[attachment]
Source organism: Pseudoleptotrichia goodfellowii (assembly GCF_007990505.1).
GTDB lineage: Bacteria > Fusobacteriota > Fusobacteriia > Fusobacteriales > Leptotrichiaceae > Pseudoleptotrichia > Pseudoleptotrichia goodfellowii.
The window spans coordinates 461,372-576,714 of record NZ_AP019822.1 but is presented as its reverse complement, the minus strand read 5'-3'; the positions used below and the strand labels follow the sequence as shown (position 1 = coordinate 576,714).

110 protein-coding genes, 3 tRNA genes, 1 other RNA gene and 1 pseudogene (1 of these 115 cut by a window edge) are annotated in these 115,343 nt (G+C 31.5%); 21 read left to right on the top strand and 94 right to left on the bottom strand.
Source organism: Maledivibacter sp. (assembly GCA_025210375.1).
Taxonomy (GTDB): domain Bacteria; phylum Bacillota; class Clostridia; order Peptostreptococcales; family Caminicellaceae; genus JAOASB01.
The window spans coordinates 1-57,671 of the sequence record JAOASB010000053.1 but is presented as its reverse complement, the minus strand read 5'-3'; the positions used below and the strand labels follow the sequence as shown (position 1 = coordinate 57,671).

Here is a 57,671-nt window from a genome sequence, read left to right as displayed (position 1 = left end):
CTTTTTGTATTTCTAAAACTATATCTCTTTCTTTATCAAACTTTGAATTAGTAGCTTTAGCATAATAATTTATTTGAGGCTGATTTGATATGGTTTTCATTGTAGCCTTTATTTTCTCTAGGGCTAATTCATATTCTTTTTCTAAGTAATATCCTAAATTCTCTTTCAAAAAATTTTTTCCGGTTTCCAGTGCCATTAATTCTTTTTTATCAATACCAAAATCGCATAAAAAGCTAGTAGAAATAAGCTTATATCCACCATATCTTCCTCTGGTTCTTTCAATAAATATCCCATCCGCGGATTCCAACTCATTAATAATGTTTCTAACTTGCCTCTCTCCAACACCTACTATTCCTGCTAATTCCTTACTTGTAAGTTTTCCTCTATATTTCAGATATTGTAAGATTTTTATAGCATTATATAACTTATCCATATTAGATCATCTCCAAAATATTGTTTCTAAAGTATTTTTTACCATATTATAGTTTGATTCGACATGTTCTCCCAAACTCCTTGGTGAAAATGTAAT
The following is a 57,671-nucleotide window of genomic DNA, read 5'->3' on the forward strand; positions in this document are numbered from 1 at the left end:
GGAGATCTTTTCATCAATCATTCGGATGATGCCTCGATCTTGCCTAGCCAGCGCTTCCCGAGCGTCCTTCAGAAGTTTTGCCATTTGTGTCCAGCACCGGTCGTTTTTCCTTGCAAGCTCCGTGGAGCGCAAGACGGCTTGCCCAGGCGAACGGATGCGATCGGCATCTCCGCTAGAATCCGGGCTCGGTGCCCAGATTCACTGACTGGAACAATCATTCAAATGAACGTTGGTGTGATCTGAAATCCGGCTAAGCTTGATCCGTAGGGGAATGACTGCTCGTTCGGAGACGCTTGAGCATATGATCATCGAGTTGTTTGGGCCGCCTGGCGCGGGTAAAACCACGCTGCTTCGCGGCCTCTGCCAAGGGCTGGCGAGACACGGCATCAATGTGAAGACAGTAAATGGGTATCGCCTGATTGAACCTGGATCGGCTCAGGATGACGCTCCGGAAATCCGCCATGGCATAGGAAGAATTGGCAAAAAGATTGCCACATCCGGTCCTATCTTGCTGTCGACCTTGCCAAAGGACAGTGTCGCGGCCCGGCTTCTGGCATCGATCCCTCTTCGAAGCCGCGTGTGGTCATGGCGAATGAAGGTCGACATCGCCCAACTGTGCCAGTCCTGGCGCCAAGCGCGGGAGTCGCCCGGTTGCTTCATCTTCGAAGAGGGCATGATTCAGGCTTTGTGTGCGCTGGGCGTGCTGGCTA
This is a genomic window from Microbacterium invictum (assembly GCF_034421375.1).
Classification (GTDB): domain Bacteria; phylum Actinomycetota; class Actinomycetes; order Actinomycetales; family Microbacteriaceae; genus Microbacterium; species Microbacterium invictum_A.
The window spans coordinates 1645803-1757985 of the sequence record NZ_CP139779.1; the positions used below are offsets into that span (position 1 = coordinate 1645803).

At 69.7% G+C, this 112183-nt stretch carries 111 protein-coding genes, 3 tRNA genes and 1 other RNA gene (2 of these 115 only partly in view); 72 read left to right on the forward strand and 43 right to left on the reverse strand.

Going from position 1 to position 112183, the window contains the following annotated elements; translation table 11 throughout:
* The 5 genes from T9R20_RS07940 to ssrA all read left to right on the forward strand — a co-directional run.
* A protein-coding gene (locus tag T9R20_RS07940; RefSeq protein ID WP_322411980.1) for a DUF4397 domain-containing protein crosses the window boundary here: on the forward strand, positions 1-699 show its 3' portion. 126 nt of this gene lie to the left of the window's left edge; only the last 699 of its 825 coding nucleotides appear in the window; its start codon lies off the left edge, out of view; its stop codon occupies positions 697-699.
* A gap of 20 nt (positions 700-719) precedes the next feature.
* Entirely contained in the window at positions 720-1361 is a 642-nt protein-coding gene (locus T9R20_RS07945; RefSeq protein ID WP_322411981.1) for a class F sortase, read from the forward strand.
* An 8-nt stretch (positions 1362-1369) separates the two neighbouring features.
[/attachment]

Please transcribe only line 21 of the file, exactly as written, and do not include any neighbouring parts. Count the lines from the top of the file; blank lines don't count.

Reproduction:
* An 8-nt stretch (positions 1362-1369) separates the two neighbouring features.